LATEST ADDITIONS

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Jon Iverson Posted: Mar 23, 2003 0 comments
Audiophiles know Linn as a high-end consumer electronics company, creator of such products as the legendary LP12 turntable, compact amps, preamps, and speakers, and the innovative Kivor hard-disk music server.
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John Atkinson Posted: Mar 23, 2003 0 comments
The listing for the Rogue Audio M-120 monoblock power amplifier in the current issue's "Recommended Components" includes the comment, "Specified output power is 120W; JA measured just 100W into 8 ohms at clipping," which seems to suggest that Rogue Audio is overstating the amplifier's output power. This is not the case. The M-120 can be operated in both ultralinear pentode mode, in which it delivers the specified 120W, and in triode mode, in which it is specified at 60W. Our measurements were performed in triode mode; thus the 100W clipping power does, in fact, exceed the M-120's claimed output power of 60 watts in triode mode. Our apologies to Rogue Audio and to anyone confused by our lack of clarity.
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Barry Willis Posted: Mar 23, 2003 0 comments
The music industry is again under legislative assault on both coasts.
Art Dudley Posted: Mar 23, 2003 0 comments
Back in 1984, when I still had all my hair and began listening to digital audio (wait a minute...), I was disappointed with the compact disc. Most of that disappointment came from the format's musical performance, which was poor, but a portion of my dismay came from realizing that my days as a hands-on hobbyist were numbered: I was used to selecting and setting up my own turntable, tonearm, and cartridge, but a CD player defied such involvement. Plugging it in and playing it were all that I or most anyone else could do.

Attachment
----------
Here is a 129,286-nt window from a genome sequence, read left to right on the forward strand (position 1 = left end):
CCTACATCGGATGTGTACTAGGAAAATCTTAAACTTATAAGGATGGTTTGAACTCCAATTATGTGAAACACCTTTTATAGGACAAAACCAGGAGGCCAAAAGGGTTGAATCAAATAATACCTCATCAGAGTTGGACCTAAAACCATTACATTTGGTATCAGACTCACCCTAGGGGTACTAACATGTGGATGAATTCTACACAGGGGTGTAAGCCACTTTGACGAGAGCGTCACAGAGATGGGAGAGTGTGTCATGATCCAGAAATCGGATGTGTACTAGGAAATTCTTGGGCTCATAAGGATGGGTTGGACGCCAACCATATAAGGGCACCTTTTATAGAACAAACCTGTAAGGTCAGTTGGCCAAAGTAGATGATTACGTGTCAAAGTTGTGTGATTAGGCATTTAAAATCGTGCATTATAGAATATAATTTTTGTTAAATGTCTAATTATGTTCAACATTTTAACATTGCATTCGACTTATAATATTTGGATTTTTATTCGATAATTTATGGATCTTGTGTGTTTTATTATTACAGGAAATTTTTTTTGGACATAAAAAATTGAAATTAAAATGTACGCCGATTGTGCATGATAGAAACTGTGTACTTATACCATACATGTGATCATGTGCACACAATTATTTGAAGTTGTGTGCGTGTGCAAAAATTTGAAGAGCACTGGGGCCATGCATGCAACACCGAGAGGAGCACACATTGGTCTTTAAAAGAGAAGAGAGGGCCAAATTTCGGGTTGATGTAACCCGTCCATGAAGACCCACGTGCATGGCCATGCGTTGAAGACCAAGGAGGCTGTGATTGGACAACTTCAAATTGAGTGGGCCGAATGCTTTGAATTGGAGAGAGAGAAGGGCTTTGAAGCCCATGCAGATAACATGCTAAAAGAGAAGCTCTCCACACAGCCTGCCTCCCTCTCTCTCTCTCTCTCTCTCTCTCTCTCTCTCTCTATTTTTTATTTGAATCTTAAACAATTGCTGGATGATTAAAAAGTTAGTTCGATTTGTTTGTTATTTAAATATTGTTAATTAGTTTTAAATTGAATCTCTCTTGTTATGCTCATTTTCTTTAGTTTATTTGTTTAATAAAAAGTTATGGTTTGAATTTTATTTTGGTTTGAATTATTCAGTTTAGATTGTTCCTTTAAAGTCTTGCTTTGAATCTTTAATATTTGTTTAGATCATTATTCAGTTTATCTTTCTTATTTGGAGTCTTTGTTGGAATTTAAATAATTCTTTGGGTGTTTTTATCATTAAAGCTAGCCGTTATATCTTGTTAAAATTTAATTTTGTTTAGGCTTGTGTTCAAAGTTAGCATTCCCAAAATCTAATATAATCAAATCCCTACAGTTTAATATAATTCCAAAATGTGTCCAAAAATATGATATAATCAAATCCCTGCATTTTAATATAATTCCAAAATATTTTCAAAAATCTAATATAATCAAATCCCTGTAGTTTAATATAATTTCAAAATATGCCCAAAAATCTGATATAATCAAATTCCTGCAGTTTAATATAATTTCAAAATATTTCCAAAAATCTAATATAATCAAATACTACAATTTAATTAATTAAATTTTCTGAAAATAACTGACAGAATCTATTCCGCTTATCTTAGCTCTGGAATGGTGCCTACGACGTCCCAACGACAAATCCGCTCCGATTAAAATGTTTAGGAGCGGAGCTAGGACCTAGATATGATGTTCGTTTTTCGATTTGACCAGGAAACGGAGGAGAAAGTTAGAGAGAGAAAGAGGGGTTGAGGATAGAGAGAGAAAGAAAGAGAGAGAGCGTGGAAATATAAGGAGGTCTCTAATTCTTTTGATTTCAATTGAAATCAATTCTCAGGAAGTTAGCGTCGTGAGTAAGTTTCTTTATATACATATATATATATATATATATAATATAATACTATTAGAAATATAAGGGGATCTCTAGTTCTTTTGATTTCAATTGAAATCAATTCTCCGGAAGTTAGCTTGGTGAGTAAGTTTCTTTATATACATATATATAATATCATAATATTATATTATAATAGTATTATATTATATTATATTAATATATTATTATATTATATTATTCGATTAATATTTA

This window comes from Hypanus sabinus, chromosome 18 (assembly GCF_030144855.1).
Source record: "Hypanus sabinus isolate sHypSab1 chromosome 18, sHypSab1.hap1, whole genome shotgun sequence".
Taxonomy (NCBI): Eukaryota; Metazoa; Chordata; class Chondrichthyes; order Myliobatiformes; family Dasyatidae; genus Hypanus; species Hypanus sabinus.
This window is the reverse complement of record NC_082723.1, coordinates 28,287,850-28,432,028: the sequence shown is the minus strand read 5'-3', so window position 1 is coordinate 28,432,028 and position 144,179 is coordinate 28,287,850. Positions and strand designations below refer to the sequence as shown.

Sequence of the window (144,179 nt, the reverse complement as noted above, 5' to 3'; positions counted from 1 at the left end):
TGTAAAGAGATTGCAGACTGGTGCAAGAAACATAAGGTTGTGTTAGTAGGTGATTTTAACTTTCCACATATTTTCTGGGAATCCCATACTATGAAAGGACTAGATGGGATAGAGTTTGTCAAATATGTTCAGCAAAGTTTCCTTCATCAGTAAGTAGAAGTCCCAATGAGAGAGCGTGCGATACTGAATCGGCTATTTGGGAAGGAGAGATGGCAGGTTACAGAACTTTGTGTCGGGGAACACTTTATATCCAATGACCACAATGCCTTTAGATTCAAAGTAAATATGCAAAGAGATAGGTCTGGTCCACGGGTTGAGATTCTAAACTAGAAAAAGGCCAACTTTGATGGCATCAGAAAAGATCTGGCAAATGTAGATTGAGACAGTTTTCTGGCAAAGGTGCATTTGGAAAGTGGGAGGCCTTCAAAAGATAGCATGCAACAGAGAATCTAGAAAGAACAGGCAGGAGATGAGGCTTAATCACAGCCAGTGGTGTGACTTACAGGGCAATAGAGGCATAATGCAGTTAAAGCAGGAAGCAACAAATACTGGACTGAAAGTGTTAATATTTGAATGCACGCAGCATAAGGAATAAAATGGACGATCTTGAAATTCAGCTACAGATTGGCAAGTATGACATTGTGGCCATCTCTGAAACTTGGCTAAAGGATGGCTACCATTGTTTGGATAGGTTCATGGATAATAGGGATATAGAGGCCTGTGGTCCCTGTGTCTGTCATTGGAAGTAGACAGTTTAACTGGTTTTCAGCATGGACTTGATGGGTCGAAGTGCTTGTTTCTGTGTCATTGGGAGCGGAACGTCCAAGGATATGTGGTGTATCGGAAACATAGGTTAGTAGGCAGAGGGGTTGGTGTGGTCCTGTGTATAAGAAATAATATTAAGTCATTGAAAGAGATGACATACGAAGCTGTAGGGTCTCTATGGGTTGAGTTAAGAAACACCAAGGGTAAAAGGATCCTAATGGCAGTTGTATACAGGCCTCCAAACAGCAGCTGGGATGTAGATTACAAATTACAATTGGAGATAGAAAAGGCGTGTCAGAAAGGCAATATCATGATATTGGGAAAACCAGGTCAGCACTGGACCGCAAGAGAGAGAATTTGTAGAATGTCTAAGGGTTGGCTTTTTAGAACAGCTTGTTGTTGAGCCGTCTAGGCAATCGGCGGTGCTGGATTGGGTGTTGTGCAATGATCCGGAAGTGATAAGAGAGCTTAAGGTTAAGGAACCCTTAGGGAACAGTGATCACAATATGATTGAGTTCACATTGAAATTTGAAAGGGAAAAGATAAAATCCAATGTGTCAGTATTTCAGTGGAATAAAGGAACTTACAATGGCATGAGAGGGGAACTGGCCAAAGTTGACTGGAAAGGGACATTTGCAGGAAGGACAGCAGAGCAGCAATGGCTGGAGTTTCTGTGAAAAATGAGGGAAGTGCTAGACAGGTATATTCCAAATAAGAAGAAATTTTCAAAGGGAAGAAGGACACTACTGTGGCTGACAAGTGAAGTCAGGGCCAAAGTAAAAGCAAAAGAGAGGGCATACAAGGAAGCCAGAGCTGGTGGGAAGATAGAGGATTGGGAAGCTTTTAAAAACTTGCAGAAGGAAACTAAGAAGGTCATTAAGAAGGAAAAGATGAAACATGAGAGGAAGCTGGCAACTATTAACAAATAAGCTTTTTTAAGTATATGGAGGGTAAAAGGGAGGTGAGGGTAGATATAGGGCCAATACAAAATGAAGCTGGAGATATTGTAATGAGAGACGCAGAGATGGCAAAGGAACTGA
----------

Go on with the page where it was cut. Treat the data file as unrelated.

John Marks Posted: Mar 23, 2003 0 comments
The lease said about my and my fathers trip from the Bureau of Manhattan to our new home the soonest mended. In some way ether I or he got balled up on the grand concorpse and next thing you know we was thretning to swoop down on Pittsfield.
Kalman Rubinson Posted: Mar 23, 2003 0 comments
I have a warm spot in my heart for MSB's approach to product development. They come from a tweaker heritage and still practice the art: MSB will happily install a 24-bit/192kHz upsampler in your CD player, a 5.1-channel input in your DPL amp or receiver, and true 24/96 outputs in your DVD player. Their standalone products, starting with the original Link DAC, are designed from the start to include space for later additions and enhancements.
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Art Dudley Posted: Mar 23, 2003 0 comments
If I wrote a column for a car magazine and I learned that the magazine's readers were using their cars to run over kittens, I would be deeply troubled. I would beg them to stop. Failing that, I would find another line of work.
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Barry Willis Posted: Mar 16, 2003 0 comments
Mergers and acquisitions are among the oldest tactics for commercial ventures that want to increase their power and presence. They are also increasingly popular in the non-commercial sector, according to a March 14 Associated Press report.
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Stereophile Staff Posted: Mar 16, 2003 0 comments
John Atkinson finishes his survey of pricey floor-standing speakers with a review of the Dynaudio Confidence C4 loudspeaker. JA notes that, "despite its $16,000/pair price, the C4 has much in common with its cost-no-object cousins in Dynaudio's Evidence line."
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Barry Willis Posted: Mar 16, 2003 0 comments
The real-time spectrum analyzer (RTA) has long been one of the audio professional's most useful tools. Until about a decade ago, good RTAs consisted of separate signal generators, calibrated microphones, and bulky oscilloscopes. Then some manufacturers began offering handheld RTAs with inboard microphones and LED or LCD screens.

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